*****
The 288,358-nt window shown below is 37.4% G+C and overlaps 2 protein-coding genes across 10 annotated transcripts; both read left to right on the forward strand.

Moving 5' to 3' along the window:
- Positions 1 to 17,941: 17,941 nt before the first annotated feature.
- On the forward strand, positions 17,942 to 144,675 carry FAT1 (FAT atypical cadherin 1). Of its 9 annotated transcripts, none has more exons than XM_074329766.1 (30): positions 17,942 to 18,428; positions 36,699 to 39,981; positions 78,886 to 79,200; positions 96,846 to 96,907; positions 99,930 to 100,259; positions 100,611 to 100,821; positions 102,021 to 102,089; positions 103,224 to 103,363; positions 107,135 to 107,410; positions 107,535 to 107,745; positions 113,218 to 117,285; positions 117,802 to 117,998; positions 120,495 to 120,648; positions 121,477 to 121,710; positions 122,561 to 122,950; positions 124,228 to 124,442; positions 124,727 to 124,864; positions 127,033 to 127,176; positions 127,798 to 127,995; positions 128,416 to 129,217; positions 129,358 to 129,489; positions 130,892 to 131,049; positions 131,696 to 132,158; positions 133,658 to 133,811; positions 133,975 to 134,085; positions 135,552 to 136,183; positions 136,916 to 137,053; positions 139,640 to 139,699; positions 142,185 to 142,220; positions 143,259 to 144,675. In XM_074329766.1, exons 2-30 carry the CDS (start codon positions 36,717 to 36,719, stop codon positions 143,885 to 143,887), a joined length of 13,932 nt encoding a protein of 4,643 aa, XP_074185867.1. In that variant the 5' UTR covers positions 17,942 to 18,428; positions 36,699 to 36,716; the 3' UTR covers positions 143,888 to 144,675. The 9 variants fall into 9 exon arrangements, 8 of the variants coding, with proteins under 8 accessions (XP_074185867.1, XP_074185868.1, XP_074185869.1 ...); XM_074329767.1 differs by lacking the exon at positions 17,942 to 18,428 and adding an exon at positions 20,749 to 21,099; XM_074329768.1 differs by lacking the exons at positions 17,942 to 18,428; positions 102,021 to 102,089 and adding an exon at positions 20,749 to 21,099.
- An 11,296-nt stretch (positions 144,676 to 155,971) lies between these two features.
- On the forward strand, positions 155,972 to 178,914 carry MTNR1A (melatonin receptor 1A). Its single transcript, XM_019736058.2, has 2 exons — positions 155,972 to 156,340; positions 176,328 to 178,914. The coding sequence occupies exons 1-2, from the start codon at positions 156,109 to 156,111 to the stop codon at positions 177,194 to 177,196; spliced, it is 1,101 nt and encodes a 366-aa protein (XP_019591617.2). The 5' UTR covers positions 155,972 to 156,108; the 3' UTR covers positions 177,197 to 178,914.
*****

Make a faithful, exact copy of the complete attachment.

The 288,358-nt window shown below is 37.4% G+C and overlaps 2 protein-coding genes across 10 annotated transcripts; both read left to right on the forward strand.

Moving 5' to 3' along the window:
- Positions 1 to 17,941: 17,941 nt before the first annotated feature.
- On the forward strand, positions 17,942 to 144,675 carry FAT1 (FAT atypical cadherin 1). Of its 9 annotated transcripts, none has more exons than XM_074329766.1 (30): positions 17,942 to 18,428; positions 36,699 to 39,981; positions 78,886 to 79,200; positions 96,846 to 96,907; positions 99,930 to 100,259; positions 100,611 to 100,821; positions 102,021 to 102,089; positions 103,224 to 103,363; positions 107,135 to 107,410; positions 107,535 to 107,745; positions 113,218 to 117,285; positions 117,802 to 117,998; positions 120,495 to 120,648; positions 121,477 to 121,710; positions 122,561 to 122,950; positions 124,228 to 124,442; positions 124,727 to 124,864; positions 127,033 to 127,176; positions 127,798 to 127,995; positions 128,416 to 129,217; positions 129,358 to 129,489; positions 130,892 to 131,049; positions 131,696 to 132,158; positions 133,658 to 133,811; positions 133,975 to 134,085; positions 135,552 to 136,183; positions 136,916 to 137,053; positions 139,640 to 139,699; positions 142,185 to 142,220; positions 143,259 to 144,675. In XM_074329766.1, exons 2-30 carry the CDS (start codon positions 36,717 to 36,719, stop codon positions 143,885 to 143,887), a joined length of 13,932 nt encoding a protein of 4,643 aa, XP_074185867.1. In that variant the 5' UTR covers positions 17,942 to 18,428; positions 36,699 to 36,716; the 3' UTR covers positions 143,888 to 144,675. The 9 variants fall into 9 exon arrangements, 8 of the variants coding, with proteins under 8 accessions (XP_074185867.1, XP_074185868.1, XP_074185869.1 ...); XM_074329767.1 differs by lacking the exon at positions 17,942 to 18,428 and adding an exon at positions 20,749 to 21,099; XM_074329768.1 differs by lacking the exons at positions 17,942 to 18,428; positions 102,021 to 102,089 and adding an exon at positions 20,749 to 21,099.
- An 11,296-nt stretch (positions 144,676 to 155,971) lies between these two features.
- On the forward strand, positions 155,972 to 178,914 carry MTNR1A (melatonin receptor 1A). Its single transcript, XM_019736058.2, has 2 exons — positions 155,972 to 156,340; positions 176,328 to 178,914. The coding sequence occupies exons 1-2, from the start codon at positions 156,109 to 156,111 to the stop codon at positions 177,194 to 177,196; spliced, it is 1,101 nt and encodes a 366-aa protein (XP_019591617.2). The 5' UTR covers positions 155,972 to 156,108; the 3' UTR covers positions 177,197 to 178,914.